April 05, 2006
Hey, did you know that Canada is the third country in oil global reserves rankings?
At least, this is what the prestigious World Street Journal a couple of weeks ago wrote: and it sounds true, since in the Athabasca Tar Sands there should be no less than 1,7 TRILLIONS barrels of oil, of which 174 billion barrels have been included in the World Proven Reserves since 2003 (that's a lot of oil, just think that the biggest field in the world, Ghawar in Saudi Arabia, contained around 80 billions barrels when it was discovered).
Great, no Peak Oil in sight thanks to the abundant Canuck oil!
As usual, thou, we'd like to know a bit better about this stuff...
"Tar Sands" are a combination of sand, clay, water and bitumen: and this last thing is what companies look for, as it can be refined to produce synthetic oil. So, actually there are a few differences between conventional oil and this new, huge amount of "proven" oil: before it can be used it has to be extracted and then it has to be upgraded to synthetic oil.
It could be interesting, now, to understand better how these operations will affect the environment and how much energy will be needed to obtain the final product, our (synthetic, but still...) black gold.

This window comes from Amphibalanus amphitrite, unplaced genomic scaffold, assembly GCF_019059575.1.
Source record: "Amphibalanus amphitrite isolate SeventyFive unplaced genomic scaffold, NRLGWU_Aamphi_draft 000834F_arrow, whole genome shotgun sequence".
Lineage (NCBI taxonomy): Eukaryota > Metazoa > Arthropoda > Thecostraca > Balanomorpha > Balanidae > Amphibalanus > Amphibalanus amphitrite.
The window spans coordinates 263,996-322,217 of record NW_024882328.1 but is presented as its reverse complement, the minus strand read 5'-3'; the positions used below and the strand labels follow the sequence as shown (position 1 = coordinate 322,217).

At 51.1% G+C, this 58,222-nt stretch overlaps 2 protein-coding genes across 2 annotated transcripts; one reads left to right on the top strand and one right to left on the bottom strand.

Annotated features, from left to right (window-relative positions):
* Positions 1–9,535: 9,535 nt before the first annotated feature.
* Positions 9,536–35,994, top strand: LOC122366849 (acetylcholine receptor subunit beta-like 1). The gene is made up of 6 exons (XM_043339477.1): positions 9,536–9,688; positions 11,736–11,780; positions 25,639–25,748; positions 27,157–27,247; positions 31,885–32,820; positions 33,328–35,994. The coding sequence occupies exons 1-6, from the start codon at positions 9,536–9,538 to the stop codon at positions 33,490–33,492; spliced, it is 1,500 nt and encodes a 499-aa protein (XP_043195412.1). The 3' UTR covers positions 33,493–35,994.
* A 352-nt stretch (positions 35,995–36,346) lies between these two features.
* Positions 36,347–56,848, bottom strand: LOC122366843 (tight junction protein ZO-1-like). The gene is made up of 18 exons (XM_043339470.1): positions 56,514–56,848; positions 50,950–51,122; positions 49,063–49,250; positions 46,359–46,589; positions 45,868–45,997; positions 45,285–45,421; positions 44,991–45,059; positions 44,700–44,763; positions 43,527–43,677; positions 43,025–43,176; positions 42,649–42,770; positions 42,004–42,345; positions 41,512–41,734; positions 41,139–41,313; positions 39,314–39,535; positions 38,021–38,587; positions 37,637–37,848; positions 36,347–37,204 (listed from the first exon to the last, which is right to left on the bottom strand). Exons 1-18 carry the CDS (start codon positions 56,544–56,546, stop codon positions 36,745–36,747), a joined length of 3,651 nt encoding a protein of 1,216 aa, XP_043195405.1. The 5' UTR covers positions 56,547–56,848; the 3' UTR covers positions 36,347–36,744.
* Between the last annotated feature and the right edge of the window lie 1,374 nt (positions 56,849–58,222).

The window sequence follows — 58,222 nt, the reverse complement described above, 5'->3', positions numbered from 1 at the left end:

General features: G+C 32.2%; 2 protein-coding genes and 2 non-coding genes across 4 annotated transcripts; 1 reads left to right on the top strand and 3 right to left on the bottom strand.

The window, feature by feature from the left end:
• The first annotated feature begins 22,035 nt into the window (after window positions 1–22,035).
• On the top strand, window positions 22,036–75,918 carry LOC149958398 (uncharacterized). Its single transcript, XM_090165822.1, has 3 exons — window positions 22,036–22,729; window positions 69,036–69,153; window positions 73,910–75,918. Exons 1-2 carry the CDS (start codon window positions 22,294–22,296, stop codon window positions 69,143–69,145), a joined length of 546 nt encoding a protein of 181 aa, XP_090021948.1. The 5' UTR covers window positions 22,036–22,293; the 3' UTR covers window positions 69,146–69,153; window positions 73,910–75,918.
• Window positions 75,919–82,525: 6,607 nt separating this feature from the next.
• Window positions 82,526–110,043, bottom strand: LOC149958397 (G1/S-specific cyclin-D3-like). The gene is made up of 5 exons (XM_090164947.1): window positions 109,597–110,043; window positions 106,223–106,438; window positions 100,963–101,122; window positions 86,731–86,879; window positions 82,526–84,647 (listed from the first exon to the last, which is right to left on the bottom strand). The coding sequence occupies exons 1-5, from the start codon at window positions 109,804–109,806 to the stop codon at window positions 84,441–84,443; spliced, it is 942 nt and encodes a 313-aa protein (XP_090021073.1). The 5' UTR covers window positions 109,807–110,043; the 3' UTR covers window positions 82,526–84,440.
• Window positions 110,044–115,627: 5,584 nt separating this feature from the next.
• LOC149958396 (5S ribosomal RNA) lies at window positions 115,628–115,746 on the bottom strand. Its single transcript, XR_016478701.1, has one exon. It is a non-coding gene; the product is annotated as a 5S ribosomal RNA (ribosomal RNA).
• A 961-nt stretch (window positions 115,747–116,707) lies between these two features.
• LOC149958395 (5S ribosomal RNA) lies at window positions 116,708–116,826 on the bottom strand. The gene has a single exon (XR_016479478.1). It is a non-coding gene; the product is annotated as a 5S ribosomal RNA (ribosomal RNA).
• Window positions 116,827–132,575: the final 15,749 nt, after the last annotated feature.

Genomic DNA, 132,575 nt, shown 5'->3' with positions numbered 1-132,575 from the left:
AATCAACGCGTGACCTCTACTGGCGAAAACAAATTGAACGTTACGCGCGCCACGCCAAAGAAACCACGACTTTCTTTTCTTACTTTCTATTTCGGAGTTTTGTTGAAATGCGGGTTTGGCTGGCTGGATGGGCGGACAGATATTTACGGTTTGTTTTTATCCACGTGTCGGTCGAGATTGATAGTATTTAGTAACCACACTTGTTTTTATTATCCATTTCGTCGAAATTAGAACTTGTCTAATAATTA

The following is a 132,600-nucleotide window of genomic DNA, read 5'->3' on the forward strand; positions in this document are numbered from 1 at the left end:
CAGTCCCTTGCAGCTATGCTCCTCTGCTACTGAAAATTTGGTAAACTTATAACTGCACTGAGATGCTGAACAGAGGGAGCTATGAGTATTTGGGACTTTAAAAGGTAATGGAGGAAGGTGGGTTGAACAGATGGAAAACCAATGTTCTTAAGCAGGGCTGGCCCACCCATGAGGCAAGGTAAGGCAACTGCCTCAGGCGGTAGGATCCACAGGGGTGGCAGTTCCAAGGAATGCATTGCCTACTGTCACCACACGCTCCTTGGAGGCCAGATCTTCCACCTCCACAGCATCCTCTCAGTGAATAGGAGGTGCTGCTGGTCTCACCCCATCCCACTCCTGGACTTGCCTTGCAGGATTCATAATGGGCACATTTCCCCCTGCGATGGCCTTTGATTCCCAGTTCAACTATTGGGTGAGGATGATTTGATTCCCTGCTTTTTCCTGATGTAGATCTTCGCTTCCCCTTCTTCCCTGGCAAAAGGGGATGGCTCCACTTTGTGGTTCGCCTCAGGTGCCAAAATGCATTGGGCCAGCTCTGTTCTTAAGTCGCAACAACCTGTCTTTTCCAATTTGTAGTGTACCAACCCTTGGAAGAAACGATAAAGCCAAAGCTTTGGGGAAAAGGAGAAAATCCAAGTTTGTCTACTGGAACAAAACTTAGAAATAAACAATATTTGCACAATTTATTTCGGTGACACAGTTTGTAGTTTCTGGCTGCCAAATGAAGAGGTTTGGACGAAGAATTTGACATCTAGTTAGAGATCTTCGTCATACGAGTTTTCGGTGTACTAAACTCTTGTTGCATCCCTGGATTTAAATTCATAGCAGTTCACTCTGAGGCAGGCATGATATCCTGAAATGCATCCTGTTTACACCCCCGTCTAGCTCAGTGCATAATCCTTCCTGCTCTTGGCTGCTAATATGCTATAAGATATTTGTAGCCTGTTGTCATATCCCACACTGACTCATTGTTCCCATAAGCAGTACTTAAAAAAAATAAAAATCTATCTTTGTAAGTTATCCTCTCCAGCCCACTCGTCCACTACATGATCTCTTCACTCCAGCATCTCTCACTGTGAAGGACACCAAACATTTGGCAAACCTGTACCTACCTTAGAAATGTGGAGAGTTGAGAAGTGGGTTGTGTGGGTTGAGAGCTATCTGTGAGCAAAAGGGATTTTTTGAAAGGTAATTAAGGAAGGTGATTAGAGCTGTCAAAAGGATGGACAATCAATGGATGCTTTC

In a word, is it worth it?
First of all, let's see an estimate of how much oil we will be getting from this source: the CIBC January report on the oil sands of Canada (PDF)
tells us that in the next 10 years new Canadian oil sands projects will bring 2,6 millions barrels of new oil per day, more or less half of which will need mining and the other half in situ production.
Now that we have a few numbers, let's study the thing a bit better.
There are basically two ways of extracting bitumen from tar sands: mining and recovery by in situ techniques.
Mining means that you open (very, very, very) large holes in the ground to reach the deposits that are below the more or less thick layer of ground: once you get the tar sand out, you need to carry it to a facility that uses solvents, detergents, heat and centrifuges to extract bitumen - the heat usually comes from local stranded natural gas.
So, in order to obtain bitumen using this technique you:
- seriously harm the environment (you totally destroy the forest, the bogs, the rivers as well as the natural landscape that was unfortunate enough to sit on top of your tar sands. Some estimates suggest that by the year 2023 the impacted area may be potentially exceeding 1,406 square kilometers. That's bigger than the total area of Los Angeles.)
- you get a huge amount of tailings, that is, processed ore plus water and all the additives needed (solvents and detergents). Again from the Oil Sands FAQs, "the amount of land required to dispose of oil sands tailings far exceeds that of any other form of mineral processing". Ugh.
- you use a lot of energy since you need heat and power to run the centrifuges (what if you don't have a local source of gas? And what when the one you have will finish? And then remember that gas is probably the cleanest hydrocarbon in the world, so using it to obtain oil is like burning diamonds to obtain coal...)